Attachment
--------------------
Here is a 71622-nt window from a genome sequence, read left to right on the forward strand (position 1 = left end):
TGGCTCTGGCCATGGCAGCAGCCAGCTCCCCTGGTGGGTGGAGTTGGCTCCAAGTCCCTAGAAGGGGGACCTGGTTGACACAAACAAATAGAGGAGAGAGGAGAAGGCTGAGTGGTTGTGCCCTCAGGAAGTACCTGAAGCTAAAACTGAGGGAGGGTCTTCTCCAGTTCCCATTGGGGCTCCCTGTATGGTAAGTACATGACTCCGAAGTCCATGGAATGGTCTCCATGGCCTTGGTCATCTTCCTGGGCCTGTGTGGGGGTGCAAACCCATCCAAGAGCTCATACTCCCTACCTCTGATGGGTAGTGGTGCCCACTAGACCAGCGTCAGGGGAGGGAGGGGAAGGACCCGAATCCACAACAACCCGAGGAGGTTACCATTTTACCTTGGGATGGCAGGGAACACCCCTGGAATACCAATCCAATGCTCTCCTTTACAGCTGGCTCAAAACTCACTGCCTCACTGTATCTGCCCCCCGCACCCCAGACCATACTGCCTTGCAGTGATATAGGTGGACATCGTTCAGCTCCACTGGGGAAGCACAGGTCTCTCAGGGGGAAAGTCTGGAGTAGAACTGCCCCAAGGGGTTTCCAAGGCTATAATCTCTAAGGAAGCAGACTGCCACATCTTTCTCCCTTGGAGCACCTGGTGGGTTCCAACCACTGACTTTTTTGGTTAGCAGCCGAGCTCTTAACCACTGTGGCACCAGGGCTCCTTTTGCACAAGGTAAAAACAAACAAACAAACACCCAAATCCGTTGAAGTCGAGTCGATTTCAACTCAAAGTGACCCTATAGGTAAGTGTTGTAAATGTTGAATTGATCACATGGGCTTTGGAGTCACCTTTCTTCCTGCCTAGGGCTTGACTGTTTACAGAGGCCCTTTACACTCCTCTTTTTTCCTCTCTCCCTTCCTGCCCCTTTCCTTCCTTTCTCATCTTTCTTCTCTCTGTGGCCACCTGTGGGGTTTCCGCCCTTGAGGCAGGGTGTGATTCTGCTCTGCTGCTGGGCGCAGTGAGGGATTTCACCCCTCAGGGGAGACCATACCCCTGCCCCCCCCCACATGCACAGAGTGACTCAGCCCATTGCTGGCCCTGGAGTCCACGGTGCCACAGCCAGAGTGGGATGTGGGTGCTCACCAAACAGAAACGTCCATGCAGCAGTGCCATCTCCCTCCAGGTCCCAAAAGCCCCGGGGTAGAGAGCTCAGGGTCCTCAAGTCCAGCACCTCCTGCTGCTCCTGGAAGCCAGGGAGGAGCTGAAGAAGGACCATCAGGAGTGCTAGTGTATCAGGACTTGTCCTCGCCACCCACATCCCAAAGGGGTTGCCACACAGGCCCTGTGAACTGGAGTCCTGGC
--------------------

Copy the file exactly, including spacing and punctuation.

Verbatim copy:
Here is a 71622-nt window from a genome sequence, read left to right on the forward strand (position 1 = left end):
TGGCTCTGGCCATGGCAGCAGCCAGCTCCCCTGGTGGGTGGAGTTGGCTCCAAGTCCCTAGAAGGGGGACCTGGTTGACACAAACAAATAGAGGAGAGAGGAGAAGGCTGAGTGGTTGTGCCCTCAGGAAGTACCTGAAGCTAAAACTGAGGGAGGGTCTTCTCCAGTTCCCATTGGGGCTCCCTGTATGGTAAGTACATGACTCCGAAGTCCATGGAATGGTCTCCATGGCCTTGGTCATCTTCCTGGGCCTGTGTGGGGGTGCAAACCCATCCAAGAGCTCATACTCCCTACCTCTGATGGGTAGTGGTGCCCACTAGACCAGCGTCAGGGGAGGGAGGGGAAGGACCCGAATCCACAACAACCCGAGGAGGTTACCATTTTACCTTGGGATGGCAGGGAACACCCCTGGAATACCAATCCAATGCTCTCCTTTACAGCTGGCTCAAAACTCACTGCCTCACTGTATCTGCCCCCCGCACCCCAGACCATACTGCCTTGCAGTGATATAGGTGGACATCGTTCAGCTCCACTGGGGAAGCACAGGTCTCTCAGGGGGAAAGTCTGGAGTAGAACTGCCCCAAGGGGTTTCCAAGGCTATAATCTCTAAGGAAGCAGACTGCCACATCTTTCTCCCTTGGAGCACCTGGTGGGTTCCAACCACTGACTTTTTTGGTTAGCAGCCGAGCTCTTAACCACTGTGGCACCAGGGCTCCTTTTGCACAAGGTAAAAACAAACAAACAAACACCCAAATCCGTTGAAGTCGAGTCGATTTCAACTCAAAGTGACCCTATAGGTAAGTGTTGTAAATGTTGAATTGATCACATGGGCTTTGGAGTCACCTTTCTTCCTGCCTAGGGCTTGACTGTTTACAGAGGCCCTTTACACTCCTCTTTTTTCCTCTCTCCCTTCCTGCCCCTTTCCTTCCTTTCTCATCTTTCTTCTCTCTGTGGCCACCTGTGGGGTTTCCGCCCTTGAGGCAGGGTGTGATTCTGCTCTGCTGCTGGGCGCAGTGAGGGATTTCACCCCTCAGGGGAGACCATACCCCTGCCCCCCCCCACATGCACAGAGTGACTCAGCCCATTGCTGGCCCTGGAGTCCACGGTGCCACAGCCAGAGTGGGATGTGGGTGCTCACCAAACAGAAACGTCCATGCAGCAGTGCCATCTCCCTCCAGGTCCCAAAAGCCCCGGGGTAGAGAGCTCAGGGTCCTCAAGTCCAGCACCTCCTGCTGCTCCTGGAAGCCAGGGAGGAGCTGAAGAAGGACCATCAGGAGTGCTAGTGTATCAGGACTTGTCCTCGCCACCCACATCCCAAAGGGGTTGCCACACAGGCCCTGTGAACTGGAGTCCTGGC